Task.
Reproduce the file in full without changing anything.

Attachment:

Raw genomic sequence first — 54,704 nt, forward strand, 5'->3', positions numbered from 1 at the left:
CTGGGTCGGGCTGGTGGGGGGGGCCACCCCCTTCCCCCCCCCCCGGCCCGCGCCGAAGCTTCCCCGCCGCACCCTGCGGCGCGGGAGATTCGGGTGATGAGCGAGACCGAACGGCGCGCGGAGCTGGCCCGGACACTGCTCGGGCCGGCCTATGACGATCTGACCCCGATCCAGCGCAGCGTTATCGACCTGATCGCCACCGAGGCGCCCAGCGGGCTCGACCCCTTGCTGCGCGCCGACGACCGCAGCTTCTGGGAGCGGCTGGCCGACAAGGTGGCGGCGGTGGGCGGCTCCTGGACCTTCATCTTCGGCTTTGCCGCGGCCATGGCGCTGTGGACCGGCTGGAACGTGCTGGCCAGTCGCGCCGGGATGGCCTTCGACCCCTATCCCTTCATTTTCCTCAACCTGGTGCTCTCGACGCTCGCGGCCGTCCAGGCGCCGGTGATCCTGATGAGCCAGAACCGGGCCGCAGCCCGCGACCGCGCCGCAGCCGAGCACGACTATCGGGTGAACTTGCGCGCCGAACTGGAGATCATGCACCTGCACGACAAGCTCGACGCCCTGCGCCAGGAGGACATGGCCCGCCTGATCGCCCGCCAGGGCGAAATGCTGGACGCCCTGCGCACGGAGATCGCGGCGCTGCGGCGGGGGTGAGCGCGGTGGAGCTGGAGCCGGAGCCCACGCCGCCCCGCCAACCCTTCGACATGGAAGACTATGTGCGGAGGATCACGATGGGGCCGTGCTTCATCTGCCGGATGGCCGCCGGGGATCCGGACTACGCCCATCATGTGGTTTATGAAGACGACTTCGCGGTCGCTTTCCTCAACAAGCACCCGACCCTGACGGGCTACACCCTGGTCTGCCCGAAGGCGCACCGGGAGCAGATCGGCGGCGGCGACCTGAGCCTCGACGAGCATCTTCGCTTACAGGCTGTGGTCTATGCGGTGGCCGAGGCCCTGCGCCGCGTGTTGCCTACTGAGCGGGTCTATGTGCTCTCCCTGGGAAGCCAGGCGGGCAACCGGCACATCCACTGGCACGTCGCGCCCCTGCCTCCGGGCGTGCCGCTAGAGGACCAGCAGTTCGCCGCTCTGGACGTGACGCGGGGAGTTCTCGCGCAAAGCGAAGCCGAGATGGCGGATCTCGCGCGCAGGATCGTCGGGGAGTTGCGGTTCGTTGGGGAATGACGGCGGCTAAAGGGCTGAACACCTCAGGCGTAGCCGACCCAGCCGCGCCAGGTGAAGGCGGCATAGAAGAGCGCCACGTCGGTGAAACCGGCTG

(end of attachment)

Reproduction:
Raw genomic sequence first — 54,704 nt, forward strand, 5'->3', positions numbered from 1 at the left:
CTGGGTCGGGCTGGTGGGGGGGGCCACCCCCTTCCCCCCCCCCCGGCCCGCGCCGAAGCTTCCCCGCCGCACCCTGCGGCGCGGGAGATTCGGGTGATGAGCGAGACCGAACGGCGCGCGGAGCTGGCCCGGACACTGCTCGGGCCGGCCTATGACGATCTGACCCCGATCCAGCGCAGCGTTATCGACCTGATCGCCACCGAGGCGCCCAGCGGGCTCGACCCCTTGCTGCGCGCCGACGACCGCAGCTTCTGGGAGCGGCTGGCCGACAAGGTGGCGGCGGTGGGCGGCTCCTGGACCTTCATCTTCGGCTTTGCCGCGGCCATGGCGCTGTGGACCGGCTGGAACGTGCTGGCCAGTCGCGCCGGGATGGCCTTCGACCCCTATCCCTTCATTTTCCTCAACCTGGTGCTCTCGACGCTCGCGGCCGTCCAGGCGCCGGTGATCCTGATGAGCCAGAACCGGGCCGCAGCCCGCGACCGCGCCGCAGCCGAGCACGACTATCGGGTGAACTTGCGCGCCGAACTGGAGATCATGCACCTGCACGACAAGCTCGACGCCCTGCGCCAGGAGGACATGGCCCGCCTGATCGCCCGCCAGGGCGAAATGCTGGACGCCCTGCGCACGGAGATCGCGGCGCTGCGGCGGGGGTGAGCGCGGTGGAGCTGGAGCCGGAGCCCACGCCGCCCCGCCAACCCTTCGACATGGAAGACTATGTGCGGAGGATCACGATGGGGCCGTGCTTCATCTGCCGGATGGCCGCCGGGGATCCGGACTACGCCCATCATGTGGTTTATGAAGACGACTTCGCGGTCGCTTTCCTCAACAAGCACCCGACCCTGACGGGCTACACCCTGGTCTGCCCGAAGGCGCACCGGGAGCAGATCGGCGGCGGCGACCTGAGCCTCGACGAGCATCTTCGCTTACAGGCTGTGGTCTATGCGGTGGCCGAGGCCCTGCGCCGCGTGTTGCCTACTGAGCGGGTCTATGTGCTCTCCCTGGGAAGCCAGGCGGGCAACCGGCACATCCACTGGCACGTCGCGCCCCTGCCTCCGGGCGTGCCGCTAGAGGACCAGCAGTTCGCCGCTCTGGACGTGACGCGGGGAGTTCTCGCGCAAAGCGAAGCCGAGATGGCGGATCTCGCGCGCAGGATCGTCGGGGAGTTGCGGTTCGTTGGGGAATGACGGCGGCTAAAGGGCTGAACACCTCAGGCGTAGCCGACCCAGCCGCGCCAGGTGAAGGCGGCATAGAAGAGCGCCACGTCGGTGAAACCGGCTG